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Ryan Petrie, PhD

Ryan Petrie, PhD

Assistant Professor
Department of Biology
Office: PISB 419
Phone: 215.895.1476
Lab Location: PISB 401.m1
Lab Phone: 215.895.2626
Additional Sites: The Petrie Lab


  • BS, University of Victoria
  • MS, University of Calgary (Adviser: Julie Deans)
  • PhD, McGill University (Adviser: Nathalie Lamarche-Vane)
  • Research Fellow, National Institutes of Health (Adviser: Ken Yamada)

Research Interests:

Even when we are standing still, the cells in our bodies are going places. It is now clear that an individual cell can change how it moves in response to the material surrounding it. My lab is interested in understanding how the structure of the three-dimensional (3D) extracellular matrix dictates the molecular and physical mechanisms driving cell motility. For example, we recently discovered human fibroblasts moving through a cross-linked 3D matrix pull their nucleus forward like a piston to increase intracellular pressure and drive protrusion of the leading edge.

Using a variety of biochemical, biophysical, and live cell imaging approaches, the Petrie lab aims to understand how intracellular pressure is controlled by actomyosin contractility in migrating cells in response to matrix structure. Further, we will seek to establish if the intracellular pressure generation machinery in metastatic cells is abnormal compared to primary fibroblasts and test the hypothesis that defective pressure regulation promotes cancer cell invasion into 3D extracellular matrix.


Ryan Petrie, PhD, received a BS in biochemistry from the University of Victoria in 1997, a MS in immune cell signaling from the University of Calgary in 2002, and a PhD in cell biology from McGill University in 2008. He recently completed a research fellowship with the Laboratory of Cell and Developmental Biology in the National Institute of Dental and Craniofacial Research on the NIH campus. During his postdoctoral fellowship, Petrie used a combination of live cell imaging and intracellular pressure measurements in single cells to discover a new pressure-based mechanism of cell movement. He will continue to refine his nuclear-piston model of pressure-driven cell migration as an assistant professor in the Department of Biology.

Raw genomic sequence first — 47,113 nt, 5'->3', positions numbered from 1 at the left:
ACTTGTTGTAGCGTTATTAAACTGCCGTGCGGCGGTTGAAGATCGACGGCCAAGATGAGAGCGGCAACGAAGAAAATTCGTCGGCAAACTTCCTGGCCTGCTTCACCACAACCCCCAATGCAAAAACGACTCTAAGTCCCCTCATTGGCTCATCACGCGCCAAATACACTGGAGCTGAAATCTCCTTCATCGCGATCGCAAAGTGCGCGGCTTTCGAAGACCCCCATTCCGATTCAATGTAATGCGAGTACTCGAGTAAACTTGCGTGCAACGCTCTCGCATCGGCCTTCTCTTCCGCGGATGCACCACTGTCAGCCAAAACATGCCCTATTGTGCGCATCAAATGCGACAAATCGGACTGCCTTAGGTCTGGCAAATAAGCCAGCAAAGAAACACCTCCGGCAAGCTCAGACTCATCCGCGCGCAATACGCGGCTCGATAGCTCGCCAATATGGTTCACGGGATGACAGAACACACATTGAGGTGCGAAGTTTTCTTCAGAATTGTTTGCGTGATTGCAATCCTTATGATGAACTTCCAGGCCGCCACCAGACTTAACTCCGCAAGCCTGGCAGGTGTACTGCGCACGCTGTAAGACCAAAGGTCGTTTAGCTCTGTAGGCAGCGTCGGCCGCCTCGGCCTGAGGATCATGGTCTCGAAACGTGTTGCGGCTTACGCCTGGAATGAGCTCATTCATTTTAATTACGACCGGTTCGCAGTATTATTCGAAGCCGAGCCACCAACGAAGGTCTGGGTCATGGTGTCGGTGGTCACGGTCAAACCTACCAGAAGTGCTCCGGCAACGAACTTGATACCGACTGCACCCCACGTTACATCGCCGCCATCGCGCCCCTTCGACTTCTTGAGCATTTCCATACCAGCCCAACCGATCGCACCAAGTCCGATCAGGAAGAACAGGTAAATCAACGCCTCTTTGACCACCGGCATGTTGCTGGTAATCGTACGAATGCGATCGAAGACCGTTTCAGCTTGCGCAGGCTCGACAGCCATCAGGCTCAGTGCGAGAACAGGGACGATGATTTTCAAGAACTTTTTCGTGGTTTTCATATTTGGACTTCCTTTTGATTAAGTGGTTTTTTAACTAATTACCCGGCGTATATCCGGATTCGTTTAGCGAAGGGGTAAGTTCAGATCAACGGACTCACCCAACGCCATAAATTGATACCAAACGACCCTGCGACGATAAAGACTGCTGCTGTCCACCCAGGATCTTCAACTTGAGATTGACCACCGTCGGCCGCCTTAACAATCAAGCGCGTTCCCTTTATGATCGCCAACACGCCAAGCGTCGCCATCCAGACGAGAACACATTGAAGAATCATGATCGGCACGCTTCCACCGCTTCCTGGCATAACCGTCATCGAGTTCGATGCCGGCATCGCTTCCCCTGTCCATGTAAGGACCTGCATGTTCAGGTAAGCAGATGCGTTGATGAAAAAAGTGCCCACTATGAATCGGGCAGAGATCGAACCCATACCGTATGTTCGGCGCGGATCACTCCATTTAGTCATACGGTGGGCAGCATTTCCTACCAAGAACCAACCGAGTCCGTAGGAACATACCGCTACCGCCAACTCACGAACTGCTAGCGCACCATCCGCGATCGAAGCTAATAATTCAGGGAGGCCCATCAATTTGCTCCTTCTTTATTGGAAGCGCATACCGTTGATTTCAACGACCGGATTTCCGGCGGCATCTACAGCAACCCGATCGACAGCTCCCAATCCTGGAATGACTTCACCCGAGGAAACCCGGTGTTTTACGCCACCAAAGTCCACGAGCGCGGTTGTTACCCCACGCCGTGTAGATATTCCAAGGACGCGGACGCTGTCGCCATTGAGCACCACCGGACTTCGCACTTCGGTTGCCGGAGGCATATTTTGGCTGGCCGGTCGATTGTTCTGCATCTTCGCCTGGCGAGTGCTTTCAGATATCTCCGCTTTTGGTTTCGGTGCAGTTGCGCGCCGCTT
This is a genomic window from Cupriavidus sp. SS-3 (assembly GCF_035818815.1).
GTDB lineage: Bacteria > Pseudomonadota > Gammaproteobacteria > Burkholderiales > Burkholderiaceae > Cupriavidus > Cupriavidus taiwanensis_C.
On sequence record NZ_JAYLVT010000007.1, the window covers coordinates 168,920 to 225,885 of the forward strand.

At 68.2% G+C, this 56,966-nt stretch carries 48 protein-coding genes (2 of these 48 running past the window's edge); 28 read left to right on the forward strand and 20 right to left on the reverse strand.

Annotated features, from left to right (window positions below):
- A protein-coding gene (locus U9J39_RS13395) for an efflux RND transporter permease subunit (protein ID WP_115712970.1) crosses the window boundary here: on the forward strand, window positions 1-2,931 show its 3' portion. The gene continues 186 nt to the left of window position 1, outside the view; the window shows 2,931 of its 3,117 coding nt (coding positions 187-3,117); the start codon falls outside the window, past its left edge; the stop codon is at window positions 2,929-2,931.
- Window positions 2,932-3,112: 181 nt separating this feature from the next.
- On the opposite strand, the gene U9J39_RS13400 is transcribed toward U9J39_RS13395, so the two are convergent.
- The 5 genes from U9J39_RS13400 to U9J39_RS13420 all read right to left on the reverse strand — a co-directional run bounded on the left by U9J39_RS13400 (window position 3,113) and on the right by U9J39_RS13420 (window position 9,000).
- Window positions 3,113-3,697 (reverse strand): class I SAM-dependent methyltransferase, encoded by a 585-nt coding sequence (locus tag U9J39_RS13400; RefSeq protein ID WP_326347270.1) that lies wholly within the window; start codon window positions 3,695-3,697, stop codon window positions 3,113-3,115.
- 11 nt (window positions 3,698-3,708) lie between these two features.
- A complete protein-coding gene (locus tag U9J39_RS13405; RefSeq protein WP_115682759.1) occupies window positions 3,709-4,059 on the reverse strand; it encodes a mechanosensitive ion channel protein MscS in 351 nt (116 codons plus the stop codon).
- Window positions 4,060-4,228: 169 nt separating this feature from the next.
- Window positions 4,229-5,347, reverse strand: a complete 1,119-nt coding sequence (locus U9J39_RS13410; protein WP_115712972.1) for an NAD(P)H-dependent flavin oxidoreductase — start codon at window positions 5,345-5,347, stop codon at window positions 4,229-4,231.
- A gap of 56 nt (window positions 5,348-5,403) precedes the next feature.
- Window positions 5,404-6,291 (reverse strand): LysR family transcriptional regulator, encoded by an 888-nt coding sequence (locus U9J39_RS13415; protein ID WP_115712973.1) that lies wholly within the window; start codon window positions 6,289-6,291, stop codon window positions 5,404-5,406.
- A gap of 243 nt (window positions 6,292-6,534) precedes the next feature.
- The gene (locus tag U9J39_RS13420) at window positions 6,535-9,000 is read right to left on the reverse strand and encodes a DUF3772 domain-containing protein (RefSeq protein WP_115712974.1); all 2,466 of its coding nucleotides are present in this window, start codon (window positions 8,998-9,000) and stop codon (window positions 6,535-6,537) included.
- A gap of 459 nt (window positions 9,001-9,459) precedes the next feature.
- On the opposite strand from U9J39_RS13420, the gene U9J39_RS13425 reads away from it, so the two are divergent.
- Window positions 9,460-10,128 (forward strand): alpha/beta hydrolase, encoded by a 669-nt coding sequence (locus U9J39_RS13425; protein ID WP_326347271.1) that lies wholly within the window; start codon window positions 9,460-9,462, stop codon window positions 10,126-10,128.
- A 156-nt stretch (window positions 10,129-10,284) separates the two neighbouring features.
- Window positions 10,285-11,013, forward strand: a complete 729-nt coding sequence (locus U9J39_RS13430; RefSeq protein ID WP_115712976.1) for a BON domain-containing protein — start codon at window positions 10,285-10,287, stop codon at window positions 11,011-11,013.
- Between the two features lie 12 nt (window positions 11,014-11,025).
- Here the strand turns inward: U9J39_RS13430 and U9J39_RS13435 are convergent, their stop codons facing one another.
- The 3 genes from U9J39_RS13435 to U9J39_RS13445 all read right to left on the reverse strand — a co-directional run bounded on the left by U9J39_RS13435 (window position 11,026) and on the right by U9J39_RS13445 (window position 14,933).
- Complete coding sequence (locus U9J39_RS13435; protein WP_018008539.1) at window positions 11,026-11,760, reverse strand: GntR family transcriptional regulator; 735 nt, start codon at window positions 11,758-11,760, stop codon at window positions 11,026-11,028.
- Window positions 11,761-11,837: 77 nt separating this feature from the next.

Selected Publications:

  • Petrie, RJ and Yamada, KM. 2015 Fibroblasts lead the way: a unified view of three-dimensional cell motility. Trends Cell Biol. 25: 666-674.
  • Petrie, RJ, Koo, H, and Yamada, KM. 2014. Generation of compartmentalized pressure by a nuclear piston governs cell motility in a 3D matrix. Science 345:1062-1065.
  • Petrie, RJ and Koo, H. 2014. Direct measurement of intracellular pressure. Curr. Prot. Cell Biol. 63, 12.9.1.
  • Petrie, RJ and Yamada, KM. 2012. At the leading edge of 3D cell migration. J. Cell Sci. 125:5917-5926.
  • Petrie, RJ, Gavara, N, Chadwick, RS, and Yamada, KM. 2012. Nonpolarized signaling reveals two distinct modes of 3D cell migration. J. Cell Biol. 197:439-455.
  • Petrie, RJ, Doyle, AD, and Yamada, KM. 2009. Random versus directionally persistent migration. Nat. Rev. Mol. Cell Biol. 10:538-549.
  • Picard, M, Petrie, RJ, Antoine-Bertrand, J, Saint-Cyr-Proulx, E, Villemure, JF, and Lamarche-Vane, N. 2009. Spatial and temporal activation of the small GTPases RhoA and Rac1 by the netrin-1 receptor UNC5a during neurite outgrowth. Cell. Signal. 21:1961-1973.
  • Petrie, RJ, Zhao, B, Bedford, F, and Lamarche-Vane, N. 2009. Compartmentalized DCC signalling is distinct from DCC localized to lipid rafts. Biol. Cell 101:77-90.
  • Petrie, RJ and Deans, JP. 2002. Colocalization of the B cell receptor and CD20 followed by activation-dependent dissociation in distinct lipid rafts. J. Immunol. 169: 2886-2891.
  • Petrie, RJ, Schnetkamp, PPM, Patel, KD, Awasthi-Kalia, M, and Deans, JP. 2000. Rapid translocation of the B cell receptor and SHIP to lipid rafts: Evidence towards a role in calcium regulation. J. Immunol. 165: 1220-1227